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Research day: speed dating, unicorns and a gong show

Symposium attendees say yes to diverse career paths, no to scientific jargon

minute read.

A whole day to celebrate being a postdoc? To my jaded postdoc sensibilities, the 10th annual Postdoctoral Research Day, themed “Transcending Boundaries” and featuring speed networking and a “Gong Show”, seemed guaranteed to drag me, kicking and screaming, out of my comfort zone.

Let’s face it: A symposium lasting 11 hours was approximately 10 hours, 45 minutes longer than postdocs typically spend on self-assessment.

The day at the CU Anschutz Medical Campus started with speed networking, which I thought might be like speed dating for nerds. Unlike speed dating, everyone I spoke with at the networking session was interested in me. I talked to a financial planner, a clinical psychologist promoting wellness strategies and several fellow PhDs with successful careers in academia, industry and K-12 education.

Feeling inspired by the morning session, I was ready for keynote speaker Alaina G. Levine’s talk, “You’re essential! Marketing your value to craft your unicorn career”. Levine, initially trained in physics and mathematics, described how bleak prospective job prospects drove her to create her own “unicorn” career through nonconventional paths. Levine is now an international keynote speaker, STEM career consultant and author of Networking for Nerds.

Postdoc day keynotes

Keynote speaker Alaine G. Levine, left, purveyor of lessons on self-worth and balance, stands with Rushita Bagchi of the Postdoctoral Association in front of a full house of postdocs, graduate students and other community members.

She asked, “What is the purpose of any job in any company in any industry in any part of the known universe?” (My guess: world domination.) “To solve problems,” Levine said. While scientists and engineers are excellent problem solvers, she noted, they are less skilled in the art of marketing their value to potential employers.

Check scientific jargon at the door

Ten scientific presentations from postdocs is normally about as fun as alphabetizing your canned goods, but before you stop reading: this year’s symposium featured a science “Gong Show”.

This innovative idea was developed by Project Bridge, a science communication and policy organization founded by a group of CU Anschutz postdocs. The Gong Show featured presentations lasting less than three minutes with a twist: no scientific jargon allowed. Attendees were given cowbells to shake violently at the first hint of technical terminology.

Somewhat disappointingly, however, there was minimal gong-ing of presenters. I think scientists are a generally a well-mannered audience; we are used to nodding politely despite having no idea what we just heard. Presenters covered a range of topics including balloons to depict fat cell size, cocaine and tacos to describe our brain’s reward system and how to keep transplant organs from spoiling en route to surgery.

Sex, sleep and life as a Yorkie

Second keynote speaker Rebecca Heiss, PhD, who specializes in the biology of business, gave a talk titled, “Survive to thrive: rewiring our brains for better in an epidemically stressed society”. While waiting for Heiss’ talk, a junior faculty member said, “I’m trying to decide if I have time to go to a seminar about stress.” This reinforced one of Heiss’ key points: no one is crueler than the voice inside our heads.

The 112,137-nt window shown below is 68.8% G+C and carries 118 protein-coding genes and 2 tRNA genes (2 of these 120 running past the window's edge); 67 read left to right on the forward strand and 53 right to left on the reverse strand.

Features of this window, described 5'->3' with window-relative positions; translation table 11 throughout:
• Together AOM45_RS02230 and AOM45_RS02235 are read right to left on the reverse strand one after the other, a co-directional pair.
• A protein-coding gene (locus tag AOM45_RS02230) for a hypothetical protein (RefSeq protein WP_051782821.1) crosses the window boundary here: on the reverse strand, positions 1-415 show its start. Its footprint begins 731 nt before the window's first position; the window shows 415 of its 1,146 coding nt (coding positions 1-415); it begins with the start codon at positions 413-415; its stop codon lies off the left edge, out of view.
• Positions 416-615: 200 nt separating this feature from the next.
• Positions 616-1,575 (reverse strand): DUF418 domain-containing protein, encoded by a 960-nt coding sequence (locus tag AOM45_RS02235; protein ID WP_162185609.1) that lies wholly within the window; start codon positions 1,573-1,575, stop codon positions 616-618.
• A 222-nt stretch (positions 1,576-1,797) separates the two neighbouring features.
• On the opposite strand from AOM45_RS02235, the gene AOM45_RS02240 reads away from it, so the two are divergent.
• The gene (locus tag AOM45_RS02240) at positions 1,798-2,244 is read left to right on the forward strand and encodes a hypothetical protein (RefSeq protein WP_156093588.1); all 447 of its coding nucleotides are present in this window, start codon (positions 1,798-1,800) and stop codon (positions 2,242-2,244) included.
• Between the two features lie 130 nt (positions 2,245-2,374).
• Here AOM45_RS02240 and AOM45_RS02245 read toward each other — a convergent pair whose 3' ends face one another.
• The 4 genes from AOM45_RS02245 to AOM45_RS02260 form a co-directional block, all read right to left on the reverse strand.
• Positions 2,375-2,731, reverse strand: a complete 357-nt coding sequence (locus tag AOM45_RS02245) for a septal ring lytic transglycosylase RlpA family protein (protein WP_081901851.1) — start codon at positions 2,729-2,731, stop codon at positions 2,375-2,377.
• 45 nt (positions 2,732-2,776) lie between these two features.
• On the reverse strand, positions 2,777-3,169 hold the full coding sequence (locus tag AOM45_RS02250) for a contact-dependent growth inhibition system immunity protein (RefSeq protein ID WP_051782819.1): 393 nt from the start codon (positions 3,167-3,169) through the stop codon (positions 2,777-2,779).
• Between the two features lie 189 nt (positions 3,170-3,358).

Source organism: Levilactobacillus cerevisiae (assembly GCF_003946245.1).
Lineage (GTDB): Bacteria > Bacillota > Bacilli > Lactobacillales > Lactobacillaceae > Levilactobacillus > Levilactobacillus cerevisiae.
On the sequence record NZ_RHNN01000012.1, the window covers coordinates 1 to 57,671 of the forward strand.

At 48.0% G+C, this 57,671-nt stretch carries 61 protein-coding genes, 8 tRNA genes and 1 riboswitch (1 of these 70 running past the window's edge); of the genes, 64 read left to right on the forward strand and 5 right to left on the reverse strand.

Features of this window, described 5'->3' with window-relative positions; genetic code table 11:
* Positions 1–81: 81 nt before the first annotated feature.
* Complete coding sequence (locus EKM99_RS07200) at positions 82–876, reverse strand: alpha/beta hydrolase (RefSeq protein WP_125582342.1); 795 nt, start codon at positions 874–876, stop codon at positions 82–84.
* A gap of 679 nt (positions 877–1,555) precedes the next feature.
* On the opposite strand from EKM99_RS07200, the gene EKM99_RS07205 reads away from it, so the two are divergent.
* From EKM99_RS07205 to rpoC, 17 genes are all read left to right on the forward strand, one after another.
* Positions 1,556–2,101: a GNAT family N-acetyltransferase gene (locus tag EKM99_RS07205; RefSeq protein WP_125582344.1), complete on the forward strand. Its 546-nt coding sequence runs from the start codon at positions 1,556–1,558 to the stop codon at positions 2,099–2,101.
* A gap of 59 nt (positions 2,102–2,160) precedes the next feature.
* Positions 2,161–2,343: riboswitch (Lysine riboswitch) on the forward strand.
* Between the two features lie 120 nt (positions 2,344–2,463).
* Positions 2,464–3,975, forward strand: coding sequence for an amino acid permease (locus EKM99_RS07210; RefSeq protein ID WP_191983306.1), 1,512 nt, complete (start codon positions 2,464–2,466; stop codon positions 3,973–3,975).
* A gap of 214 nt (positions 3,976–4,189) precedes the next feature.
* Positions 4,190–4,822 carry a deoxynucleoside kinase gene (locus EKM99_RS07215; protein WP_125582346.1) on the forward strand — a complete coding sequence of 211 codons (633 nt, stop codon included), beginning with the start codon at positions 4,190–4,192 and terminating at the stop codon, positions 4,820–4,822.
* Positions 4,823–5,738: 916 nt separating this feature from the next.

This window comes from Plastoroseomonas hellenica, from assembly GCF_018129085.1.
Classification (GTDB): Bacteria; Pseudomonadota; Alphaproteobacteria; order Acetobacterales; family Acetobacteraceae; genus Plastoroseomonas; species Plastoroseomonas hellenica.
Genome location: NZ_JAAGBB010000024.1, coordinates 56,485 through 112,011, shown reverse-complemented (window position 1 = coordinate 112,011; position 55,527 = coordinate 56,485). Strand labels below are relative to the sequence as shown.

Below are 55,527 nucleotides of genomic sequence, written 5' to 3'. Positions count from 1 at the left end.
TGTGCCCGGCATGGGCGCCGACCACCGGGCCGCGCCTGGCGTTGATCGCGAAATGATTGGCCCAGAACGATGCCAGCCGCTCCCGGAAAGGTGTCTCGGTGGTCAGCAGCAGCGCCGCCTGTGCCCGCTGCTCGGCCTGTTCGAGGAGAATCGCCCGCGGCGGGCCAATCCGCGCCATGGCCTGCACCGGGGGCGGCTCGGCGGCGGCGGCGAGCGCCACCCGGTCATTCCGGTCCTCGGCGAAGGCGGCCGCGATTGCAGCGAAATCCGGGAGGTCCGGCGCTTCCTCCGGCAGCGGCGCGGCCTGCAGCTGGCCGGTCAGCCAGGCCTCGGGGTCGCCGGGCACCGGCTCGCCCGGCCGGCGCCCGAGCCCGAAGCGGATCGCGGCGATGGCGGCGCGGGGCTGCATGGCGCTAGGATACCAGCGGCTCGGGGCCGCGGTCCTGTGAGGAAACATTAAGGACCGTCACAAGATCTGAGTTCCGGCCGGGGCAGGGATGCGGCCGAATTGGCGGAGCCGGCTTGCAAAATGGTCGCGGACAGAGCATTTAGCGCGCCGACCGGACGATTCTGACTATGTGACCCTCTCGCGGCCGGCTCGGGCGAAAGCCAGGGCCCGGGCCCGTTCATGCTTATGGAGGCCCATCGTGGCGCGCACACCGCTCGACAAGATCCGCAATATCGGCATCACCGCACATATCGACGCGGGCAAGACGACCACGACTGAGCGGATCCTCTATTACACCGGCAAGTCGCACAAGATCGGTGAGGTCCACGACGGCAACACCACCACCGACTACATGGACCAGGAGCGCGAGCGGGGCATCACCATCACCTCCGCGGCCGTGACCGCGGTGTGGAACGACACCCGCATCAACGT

Gong show at postdoc research day

At the science gong show, Allison Porman, PhD, uses balloons to demonstrate how a molecule called "HOTAIR" can disrupt gene activity in cancer.

Heiss boiled our brains down to two key motivators: sex and survival. While we think we’re wolves searching for food and mates, we are actually Yorkies. “We’re not struggling for anything anymore,” she said, so our brain, hard-wired for conditions of scarcity, chooses the safest path, often to our detriment.

Nightmare incarnate

To retrain our brains, Heiss recommended getting comfortable with discomfort. Alarm bells should have gone off here, but they weren’t fast enough to save me from what happened next. She made us dance. Without music. For 15 seconds. Maybe this was not so different from speed dating…

When everyone was sufficiently mortified, Heiss said, “My point is that everyone is thinking about themselves. No one is thinking that you can’t dance.” In addition to seven hours of sleep and 10 minutes of meditation daily, Heiss told us to stop believing we can multitask. “Multitasking lowers your IQ by about 15 points,” she said. “I don’t know about you, but I need those 15 points.”

Happy hour afterwards felt like a support group for survivors who stayed all day. Despite my initial lack of excitement, looking back, I laughed more than I expected, made several new connections and got free beer and tacos (cue brain’s reward system).

I also left the symposium suspecting that I might, in fact, per keynote speaker Alaina G. Levine’s repeated reminder, rule the universe.

Postdoctoral Research Day award winners:

Travel award winners: Rushita Bagchi, PhD, and Stanley Kanai, PhD

Postdoctoral Service Award: Madeline Keleher, PhD

Postdoctoral Mentor Award: Anushila Chatterjee, PhD

First place poster awards: Swati Jain, PhD, and Allison Porman, PhD

First place seminar series award: Nuria Alegret, PhD

People’s Choice Gong Show Award: Shawna Matthews, PhD

Judges’ Choice Gong Show Award: Swati Jain, PhD

Guest contributor: Shawna Matthews, a CU Anschutz postdoc

Topics: Research